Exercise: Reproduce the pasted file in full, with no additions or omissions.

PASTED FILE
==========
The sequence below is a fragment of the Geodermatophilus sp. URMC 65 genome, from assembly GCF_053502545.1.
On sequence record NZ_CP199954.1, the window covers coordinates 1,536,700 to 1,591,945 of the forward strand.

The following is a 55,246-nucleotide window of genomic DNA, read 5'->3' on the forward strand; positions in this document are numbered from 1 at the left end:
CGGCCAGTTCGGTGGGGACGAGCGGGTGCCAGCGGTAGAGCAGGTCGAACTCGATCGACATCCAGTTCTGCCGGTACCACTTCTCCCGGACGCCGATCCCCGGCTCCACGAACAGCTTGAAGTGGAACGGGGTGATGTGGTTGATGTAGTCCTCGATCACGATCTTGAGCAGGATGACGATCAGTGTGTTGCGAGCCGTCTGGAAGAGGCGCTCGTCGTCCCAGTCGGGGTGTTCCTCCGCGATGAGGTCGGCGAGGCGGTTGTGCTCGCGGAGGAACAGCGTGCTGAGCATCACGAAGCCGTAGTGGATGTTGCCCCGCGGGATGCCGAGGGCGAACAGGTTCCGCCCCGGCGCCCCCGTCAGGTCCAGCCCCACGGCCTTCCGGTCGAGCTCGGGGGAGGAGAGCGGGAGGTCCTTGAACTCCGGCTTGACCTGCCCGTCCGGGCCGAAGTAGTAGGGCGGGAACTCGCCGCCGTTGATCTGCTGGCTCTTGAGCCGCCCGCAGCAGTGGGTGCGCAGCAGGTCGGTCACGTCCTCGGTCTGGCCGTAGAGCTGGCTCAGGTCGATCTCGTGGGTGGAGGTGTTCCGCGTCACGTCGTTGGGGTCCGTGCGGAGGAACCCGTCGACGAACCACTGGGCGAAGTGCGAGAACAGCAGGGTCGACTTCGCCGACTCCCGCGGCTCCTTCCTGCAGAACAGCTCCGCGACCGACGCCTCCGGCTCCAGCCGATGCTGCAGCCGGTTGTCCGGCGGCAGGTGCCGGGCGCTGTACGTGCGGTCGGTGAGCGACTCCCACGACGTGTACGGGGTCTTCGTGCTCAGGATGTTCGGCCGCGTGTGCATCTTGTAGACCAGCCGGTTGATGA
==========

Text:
The sequence below is a fragment of the Geodermatophilus sp. URMC 65 genome, from assembly GCF_053502545.1.
On sequence record NZ_CP199954.1, the window covers coordinates 1,536,700 to 1,591,945 of the forward strand.

The following is a 55,246-nucleotide window of genomic DNA, read 5'->3' on the forward strand; positions in this document are numbered from 1 at the left end:
CGGCCAGTTCGGTGGGGACGAGCGGGTGCCAGCGGTAGAGCAGGTCGAACTCGATCGACATCCAGTTCTGCCGGTACCACTTCTCCCGGACGCCGATCCCCGGCTCCACGAACAGCTTGAAGTGGAACGGGGTGATGTGGTTGATGTAGTCCTCGATCACGATCTTGAGCAGGATGACGATCAGTGTGTTGCGAGCCGTCTGGAAGAGGCGCTCGTCGTCCCAGTCGGGGTGTTCCTCCGCGATGAGGTCGGCGAGGCGGTTGTGCTCGCGGAGGAACAGCGTGCTGAGCATCACGAAGCCGTAGTGGATGTTGCCCCGCGGGATGCCGAGGGCGAACAGGTTCCGCCCCGGCGCCCCCGTCAGGTCCAGCCCCACGGCCTTCCGGTCGAGCTCGGGGGAGGAGAGCGGGAGGTCCTTGAACTCCGGCTTGACCTGCCCGTCCGGGCCGAAGTAGTAGGGCGGGAACTCGCCGCCGTTGATCTGCTGGCTCTTGAGCCGCCCGCAGCAGTGGGTGCGCAGCAGGTCGGTCACGTCCTCGGTCTGGCCGTAGAGCTGGCTCAGGTCGATCTCGTGGGTGGAGGTGTTCCGCGTCACGTCGTTGGGGTCCGTGCGGAGGAACCCGTCGACGAACCACTGGGCGAAGTGCGAGAACAGCAGGGTCGACTTCGCCGACTCCCGCGGCTCCTTCCTGCAGAACAGCTCCGCGACCGACGCCTCCGGCTCCAGCCGATGCTGCAGCCGGTTGTCCGGCGGCAGGTGCCGGGCGCTGTACGTGCGGTCGGTGAGCGACTCCCACGACGTGTACGGGGTCTTCGTGCTCAGGATGTTCGGCCGCGTGTGCATCTTGTAGACCAGCCGGTTGATGA